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Run will once again honor murdered jogger Sarah Hart, benefit special scholarship fund


The “Run with all your Hart” logo is made up of Sarah Hart’s children’s handprints and footprint.


One year after Sarah Roberts Hart was tragically killed during a morning jog her family is keeping her memory alive while also supporting her community.

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The second “Run With All Your Hart” will take place Aug. 10 in Russell County – where the pregnant mother of four was robbed and killed during a morning jog – and will benefit the Sarah Roberts Hart Fund that gives scholarships to students pursuing careers in health care, something Hart’s family embraced.

Hart’s accused murderer is currently being housed in the Russell County jail awaiting a trial that was pushed back from September 2013 to around May 2014. He is also being charged for the robbery and rape of Hart.

“After (Hart) was murdered everyone in the community wanted to know what they could do to help,” said Hart’s sister Elizabeth Roberts, who is helping organize the event. “(The run) came from that… it gave the community something active to do.”


Sarah Roberts Hart and her family (Photo provided)

The event will have both a competitive four-mile race with awards for winners in each age and gender group, and an uncompetitive one-and-a-half mile “fun run/walk,” which will not be timed or have awards.

It will be almost identical to last year’s event, according to Roberts had been jogging with Hart the morning of the murder before eventually going separate ways. One addition is a performance by Christian music artist Mark Shultz.
After expenses are paid for, money from registration will go to the Sarah Roberts Hart Fund, which has already given scholarships to four students.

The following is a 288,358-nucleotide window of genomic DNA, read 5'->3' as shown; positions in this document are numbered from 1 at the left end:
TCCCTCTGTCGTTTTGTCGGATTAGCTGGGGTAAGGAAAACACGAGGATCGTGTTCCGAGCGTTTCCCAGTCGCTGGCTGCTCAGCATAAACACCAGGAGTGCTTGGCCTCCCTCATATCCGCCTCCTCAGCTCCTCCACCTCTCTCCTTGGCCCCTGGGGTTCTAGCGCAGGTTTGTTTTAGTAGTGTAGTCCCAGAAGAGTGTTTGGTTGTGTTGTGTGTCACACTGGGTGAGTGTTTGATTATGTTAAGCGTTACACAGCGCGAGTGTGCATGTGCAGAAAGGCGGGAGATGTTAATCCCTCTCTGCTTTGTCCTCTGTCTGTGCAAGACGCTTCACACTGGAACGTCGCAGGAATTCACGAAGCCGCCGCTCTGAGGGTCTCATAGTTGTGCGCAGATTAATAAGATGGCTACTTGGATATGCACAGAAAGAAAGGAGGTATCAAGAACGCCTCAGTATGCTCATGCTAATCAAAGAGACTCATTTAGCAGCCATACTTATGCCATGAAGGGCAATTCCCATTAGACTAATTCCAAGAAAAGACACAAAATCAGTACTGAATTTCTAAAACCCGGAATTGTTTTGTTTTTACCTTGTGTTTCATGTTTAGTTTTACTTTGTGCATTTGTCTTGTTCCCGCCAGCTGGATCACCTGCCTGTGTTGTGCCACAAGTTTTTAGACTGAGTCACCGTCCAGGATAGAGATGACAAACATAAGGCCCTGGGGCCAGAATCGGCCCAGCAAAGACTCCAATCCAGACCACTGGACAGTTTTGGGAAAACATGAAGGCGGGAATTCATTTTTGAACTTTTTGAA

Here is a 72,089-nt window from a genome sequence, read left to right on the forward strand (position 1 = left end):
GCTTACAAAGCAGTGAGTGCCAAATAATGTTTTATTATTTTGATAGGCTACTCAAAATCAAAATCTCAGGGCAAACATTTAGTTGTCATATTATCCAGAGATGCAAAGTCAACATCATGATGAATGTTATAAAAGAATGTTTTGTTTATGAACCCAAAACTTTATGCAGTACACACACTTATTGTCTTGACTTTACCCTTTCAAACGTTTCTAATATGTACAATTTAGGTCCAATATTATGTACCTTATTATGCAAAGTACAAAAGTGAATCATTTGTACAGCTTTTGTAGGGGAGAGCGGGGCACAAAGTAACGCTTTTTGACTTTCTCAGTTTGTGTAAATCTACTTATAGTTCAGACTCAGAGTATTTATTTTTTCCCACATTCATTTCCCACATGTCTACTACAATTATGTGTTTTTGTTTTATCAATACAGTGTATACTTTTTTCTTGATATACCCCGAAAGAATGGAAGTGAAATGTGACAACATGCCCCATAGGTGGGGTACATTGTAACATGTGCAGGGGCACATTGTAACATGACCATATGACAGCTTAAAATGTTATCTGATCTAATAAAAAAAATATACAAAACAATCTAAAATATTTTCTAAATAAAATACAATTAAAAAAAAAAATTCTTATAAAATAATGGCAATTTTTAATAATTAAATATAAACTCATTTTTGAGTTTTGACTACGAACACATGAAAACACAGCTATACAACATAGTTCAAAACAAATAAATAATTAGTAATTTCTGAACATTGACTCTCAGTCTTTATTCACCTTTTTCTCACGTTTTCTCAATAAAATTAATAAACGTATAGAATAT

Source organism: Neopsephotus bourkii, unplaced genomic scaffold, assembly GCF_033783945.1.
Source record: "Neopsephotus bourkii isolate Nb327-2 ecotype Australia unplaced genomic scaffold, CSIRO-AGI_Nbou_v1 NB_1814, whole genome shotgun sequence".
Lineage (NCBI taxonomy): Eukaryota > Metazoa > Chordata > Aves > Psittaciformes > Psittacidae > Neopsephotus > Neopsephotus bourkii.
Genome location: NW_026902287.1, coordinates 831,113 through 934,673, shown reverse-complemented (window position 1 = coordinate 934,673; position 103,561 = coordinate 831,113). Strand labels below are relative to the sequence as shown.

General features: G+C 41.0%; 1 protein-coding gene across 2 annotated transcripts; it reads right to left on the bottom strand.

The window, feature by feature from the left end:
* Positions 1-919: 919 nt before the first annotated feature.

Last year more than 4,000 people ran in the event and many from all 50 U.S. states and six foreign countries chose to participate as “virtual runners,” said Roberts. They sent in the application, got a T-shirt, and ran wherever they were.

Although only 250 people have signed up to run so far this year, Roberts said that she is confident that more people will sign up closer to the date of the race, with participants equaling last year’s total.

“Depending on participation and sponsors… we could keep doing this for a few years,” Roberts said. “We just want to see how it goes this year.”

If successful, Roberts said they may expand the fund to help build up the community, which she says lost something when it lost Hart.

“We see needs in the community,” she said. “If we raise enough money… we might be able to give some money to help meet those needs.”

The race is not just a way to help others by raising money in Hart’s name, it is also a way those who were close to her can remember her. Hart was an avid jogger and outdoor enthusiast, so forming a race only seemed natural, Roberts said.

“She left a huge hole,” Roberts said. “Not just (in) me… but (in) the whole community as well… she was a fun-loving woman… and everyone loved her.”

The race starts near the Auditorium/Natatorium Complex in Russell County Saturday, Aug. 10, at 8:30 a.m. Registration currently costs $20 for adults, and $10 for children 12 and under. The price will increase up to $30 and $20 as the race date approaches.

For more information and to register: click here and here.

Judah Taylor is a journalism student at University of Kentucky.

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Most Encouraging Kentuckian: A message from the heart of the Harts

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